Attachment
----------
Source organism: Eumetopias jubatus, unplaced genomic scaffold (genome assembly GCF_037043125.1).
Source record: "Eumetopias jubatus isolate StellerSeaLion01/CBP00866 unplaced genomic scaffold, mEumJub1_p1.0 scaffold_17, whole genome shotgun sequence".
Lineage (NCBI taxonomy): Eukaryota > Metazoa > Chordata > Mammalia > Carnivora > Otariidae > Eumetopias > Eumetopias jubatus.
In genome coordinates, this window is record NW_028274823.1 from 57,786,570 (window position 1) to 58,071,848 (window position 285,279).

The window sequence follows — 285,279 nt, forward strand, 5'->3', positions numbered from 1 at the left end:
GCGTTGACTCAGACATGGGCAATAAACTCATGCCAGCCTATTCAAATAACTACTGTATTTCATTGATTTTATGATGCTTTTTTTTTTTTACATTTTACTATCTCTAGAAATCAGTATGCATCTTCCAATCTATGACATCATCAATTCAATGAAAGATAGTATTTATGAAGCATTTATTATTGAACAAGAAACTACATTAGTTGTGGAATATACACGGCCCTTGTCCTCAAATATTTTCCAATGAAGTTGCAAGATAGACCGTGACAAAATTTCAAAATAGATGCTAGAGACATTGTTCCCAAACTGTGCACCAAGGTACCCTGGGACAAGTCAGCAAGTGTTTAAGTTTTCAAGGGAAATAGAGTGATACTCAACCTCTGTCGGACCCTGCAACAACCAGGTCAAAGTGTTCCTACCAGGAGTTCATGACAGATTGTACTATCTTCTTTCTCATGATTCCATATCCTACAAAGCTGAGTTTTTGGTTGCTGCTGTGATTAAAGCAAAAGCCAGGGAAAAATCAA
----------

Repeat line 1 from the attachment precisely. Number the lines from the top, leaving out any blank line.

Source organism: Eumetopias jubatus, unplaced genomic scaffold (genome assembly GCF_037043125.1).